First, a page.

The Last of the Doughboys: The Forgotten Generation and Their Forgotten World War by Richard Rubin

This book was definitely not what I expected.  However, it was thoroughly engaging and filled some of the gaps from other books on why the American involvement in WWI was as it was.

This narrative was a combination of the real life stories of about a dozen 100+ yr. old WWI veterans - their successes and failures and what made then so unique.  For example, one man walked to school everyday (2 miles) , then participated in the war, and on his return, married, got a job that he bicycled to 5 miles each way every day (rain, snow, didn't matter).  Eventually he got a car, but at age 80 he could no longer drive so when his wife was placed in a nursing home a mile away from his home, he walked every day to have meals with her (3x a day no matter the weather).  This stunned me.  I remember hearing how my grandfather walked everywhere, but because we live in an age where we drive everywhere,  it seems unfathomable.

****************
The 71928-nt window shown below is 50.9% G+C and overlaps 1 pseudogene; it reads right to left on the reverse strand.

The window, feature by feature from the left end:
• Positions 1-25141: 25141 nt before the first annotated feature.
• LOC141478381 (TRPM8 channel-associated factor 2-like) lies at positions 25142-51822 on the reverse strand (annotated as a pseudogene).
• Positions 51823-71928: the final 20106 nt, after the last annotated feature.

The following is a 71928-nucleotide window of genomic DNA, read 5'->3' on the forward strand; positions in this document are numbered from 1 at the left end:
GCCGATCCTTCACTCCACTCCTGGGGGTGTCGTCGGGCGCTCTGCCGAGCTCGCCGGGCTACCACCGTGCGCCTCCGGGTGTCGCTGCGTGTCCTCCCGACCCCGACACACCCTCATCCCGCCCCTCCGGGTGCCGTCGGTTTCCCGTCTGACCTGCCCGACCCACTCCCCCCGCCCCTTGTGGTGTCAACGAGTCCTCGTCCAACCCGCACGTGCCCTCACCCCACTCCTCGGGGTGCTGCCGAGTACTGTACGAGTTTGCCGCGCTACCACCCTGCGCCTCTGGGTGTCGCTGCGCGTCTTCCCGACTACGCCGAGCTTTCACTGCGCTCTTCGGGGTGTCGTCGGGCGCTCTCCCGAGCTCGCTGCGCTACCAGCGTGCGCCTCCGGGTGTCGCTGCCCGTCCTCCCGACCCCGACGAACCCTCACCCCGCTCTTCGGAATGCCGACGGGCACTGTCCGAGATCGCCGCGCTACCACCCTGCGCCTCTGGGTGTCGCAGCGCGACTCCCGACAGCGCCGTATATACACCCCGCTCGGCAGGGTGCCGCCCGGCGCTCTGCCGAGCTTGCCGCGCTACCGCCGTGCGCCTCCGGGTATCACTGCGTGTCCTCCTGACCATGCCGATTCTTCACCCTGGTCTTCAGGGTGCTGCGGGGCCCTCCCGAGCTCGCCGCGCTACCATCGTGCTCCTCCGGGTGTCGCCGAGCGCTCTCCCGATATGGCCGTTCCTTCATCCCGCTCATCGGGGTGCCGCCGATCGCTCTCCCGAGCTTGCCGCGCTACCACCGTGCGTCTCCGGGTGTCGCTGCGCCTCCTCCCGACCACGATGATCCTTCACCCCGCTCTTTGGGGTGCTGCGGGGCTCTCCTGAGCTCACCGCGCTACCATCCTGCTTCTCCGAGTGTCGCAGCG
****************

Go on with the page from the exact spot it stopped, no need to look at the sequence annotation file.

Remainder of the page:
Yes, this book showcased individuals, but it also showed me a great about the time and the differences  that these brave men endured.


GENRE: History
CHARACTERS: Fred Hale, Anthony Piero, William Campbell
Series/ Progress: WWI
DATE READ: June 1 - June 15
Challenges: 75, Category, TIOLI, AlphaKit
SOURCE: Audio stockpile

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